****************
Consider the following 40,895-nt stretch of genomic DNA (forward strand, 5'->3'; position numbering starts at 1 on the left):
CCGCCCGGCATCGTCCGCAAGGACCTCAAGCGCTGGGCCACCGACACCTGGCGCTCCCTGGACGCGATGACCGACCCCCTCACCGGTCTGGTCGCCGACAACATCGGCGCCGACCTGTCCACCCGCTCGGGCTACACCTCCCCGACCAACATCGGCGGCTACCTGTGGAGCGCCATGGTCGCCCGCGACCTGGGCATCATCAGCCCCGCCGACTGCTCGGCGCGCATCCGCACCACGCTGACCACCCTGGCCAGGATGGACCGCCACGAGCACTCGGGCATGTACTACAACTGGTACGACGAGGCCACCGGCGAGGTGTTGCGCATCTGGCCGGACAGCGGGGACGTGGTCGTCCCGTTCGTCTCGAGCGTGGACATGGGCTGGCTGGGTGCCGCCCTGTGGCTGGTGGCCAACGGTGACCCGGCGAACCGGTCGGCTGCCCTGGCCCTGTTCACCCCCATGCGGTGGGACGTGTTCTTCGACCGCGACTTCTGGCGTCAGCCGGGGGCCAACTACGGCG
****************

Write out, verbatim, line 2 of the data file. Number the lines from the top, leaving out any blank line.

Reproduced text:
CCGCCCGGCATCGTCCGCAAGGACCTCAAGCGCTGGGCCACCGACACCTGGCGCTCCCTGGACGCGATGACCGACCCCCTCACCGGTCTGGTCGCCGACAACATCGGCGCCGACCTGTCCACCCGCTCGGGCTACACCTCCCCGACCAACATCGGCGGCTACCTGTGGAGCGCCATGGTCGCCCGCGACCTGGGCATCATCAGCCCCGCCGACTGCTCGGCGCGCATCCGCACCACGCTGACCACCCTGGCCAGGATGGACCGCCACGAGCACTCGGGCATGTACTACAACTGGTACGACGAGGCCACCGGCGAGGTGTTGCGCATCTGGCCGGACAGCGGGGACGTGGTCGTCCCGTTCGTCTCGAGCGTGGACATGGGCTGGCTGGGTGCCGCCCTGTGGCTGGTGGCCAACGGTGACCCGGCGAACCGGTCGGCTGCCCTGGCCCTGTTCACCCCCATGCGGTGGGACGTGTTCTTCGACCGCGACTTCTGGCGTCAGCCGGGGGCCAACTACGGCG